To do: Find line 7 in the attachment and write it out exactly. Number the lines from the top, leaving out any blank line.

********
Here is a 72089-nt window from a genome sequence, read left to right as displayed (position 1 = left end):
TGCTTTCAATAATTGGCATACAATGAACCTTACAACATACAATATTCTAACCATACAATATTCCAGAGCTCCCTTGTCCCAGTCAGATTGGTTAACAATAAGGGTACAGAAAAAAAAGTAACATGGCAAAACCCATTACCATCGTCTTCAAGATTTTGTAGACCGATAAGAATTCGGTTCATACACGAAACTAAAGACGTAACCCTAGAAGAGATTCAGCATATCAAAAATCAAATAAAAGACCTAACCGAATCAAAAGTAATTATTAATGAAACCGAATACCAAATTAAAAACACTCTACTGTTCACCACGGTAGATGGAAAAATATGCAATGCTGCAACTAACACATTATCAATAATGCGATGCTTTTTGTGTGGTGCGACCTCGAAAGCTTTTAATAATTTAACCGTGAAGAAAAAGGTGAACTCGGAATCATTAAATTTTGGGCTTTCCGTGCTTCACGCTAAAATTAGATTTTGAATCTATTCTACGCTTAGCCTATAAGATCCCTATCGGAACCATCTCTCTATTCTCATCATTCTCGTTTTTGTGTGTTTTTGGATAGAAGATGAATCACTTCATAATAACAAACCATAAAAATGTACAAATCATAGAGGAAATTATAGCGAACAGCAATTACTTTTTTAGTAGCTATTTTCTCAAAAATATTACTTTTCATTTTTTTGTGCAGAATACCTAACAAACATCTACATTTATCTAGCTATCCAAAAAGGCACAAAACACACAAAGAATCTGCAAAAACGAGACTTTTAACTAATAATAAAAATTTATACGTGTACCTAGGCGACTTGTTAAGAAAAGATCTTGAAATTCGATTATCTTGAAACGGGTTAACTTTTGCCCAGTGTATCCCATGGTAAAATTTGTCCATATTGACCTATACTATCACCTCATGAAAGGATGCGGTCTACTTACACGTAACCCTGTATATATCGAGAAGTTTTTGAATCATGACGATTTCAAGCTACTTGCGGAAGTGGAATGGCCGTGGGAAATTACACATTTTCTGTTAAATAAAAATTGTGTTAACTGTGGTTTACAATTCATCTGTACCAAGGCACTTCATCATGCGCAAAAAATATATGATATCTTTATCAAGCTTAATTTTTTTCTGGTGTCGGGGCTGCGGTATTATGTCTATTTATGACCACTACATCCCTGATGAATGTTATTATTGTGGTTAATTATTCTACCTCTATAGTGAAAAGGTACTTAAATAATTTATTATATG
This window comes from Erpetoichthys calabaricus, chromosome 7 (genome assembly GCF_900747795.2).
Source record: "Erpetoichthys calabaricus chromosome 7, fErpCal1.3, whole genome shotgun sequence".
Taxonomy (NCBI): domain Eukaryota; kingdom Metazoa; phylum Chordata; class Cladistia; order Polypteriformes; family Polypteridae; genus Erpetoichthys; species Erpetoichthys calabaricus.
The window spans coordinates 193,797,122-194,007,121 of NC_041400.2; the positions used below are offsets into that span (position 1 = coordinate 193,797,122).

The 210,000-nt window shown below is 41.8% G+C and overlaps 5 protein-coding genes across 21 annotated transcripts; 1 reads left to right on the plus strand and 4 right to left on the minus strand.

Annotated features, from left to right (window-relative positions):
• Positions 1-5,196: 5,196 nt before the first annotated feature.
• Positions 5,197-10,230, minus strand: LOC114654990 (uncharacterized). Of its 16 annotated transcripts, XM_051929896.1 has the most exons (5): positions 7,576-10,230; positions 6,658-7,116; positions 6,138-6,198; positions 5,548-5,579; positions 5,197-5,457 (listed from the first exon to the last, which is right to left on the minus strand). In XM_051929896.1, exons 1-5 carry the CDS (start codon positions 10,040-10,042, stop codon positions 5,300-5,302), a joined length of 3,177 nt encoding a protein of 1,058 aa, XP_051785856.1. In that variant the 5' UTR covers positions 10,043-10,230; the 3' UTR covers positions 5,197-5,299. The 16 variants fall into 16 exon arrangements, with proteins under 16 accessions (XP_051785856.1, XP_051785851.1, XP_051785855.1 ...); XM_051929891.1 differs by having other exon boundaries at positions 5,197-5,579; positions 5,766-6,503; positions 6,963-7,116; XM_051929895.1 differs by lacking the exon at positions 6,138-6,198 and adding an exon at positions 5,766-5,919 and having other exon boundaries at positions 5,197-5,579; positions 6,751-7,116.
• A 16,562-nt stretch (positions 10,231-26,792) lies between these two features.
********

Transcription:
The 210,000-nt window shown below is 41.8% G+C and overlaps 5 protein-coding genes across 21 annotated transcripts; 1 reads left to right on the plus strand and 4 right to left on the minus strand.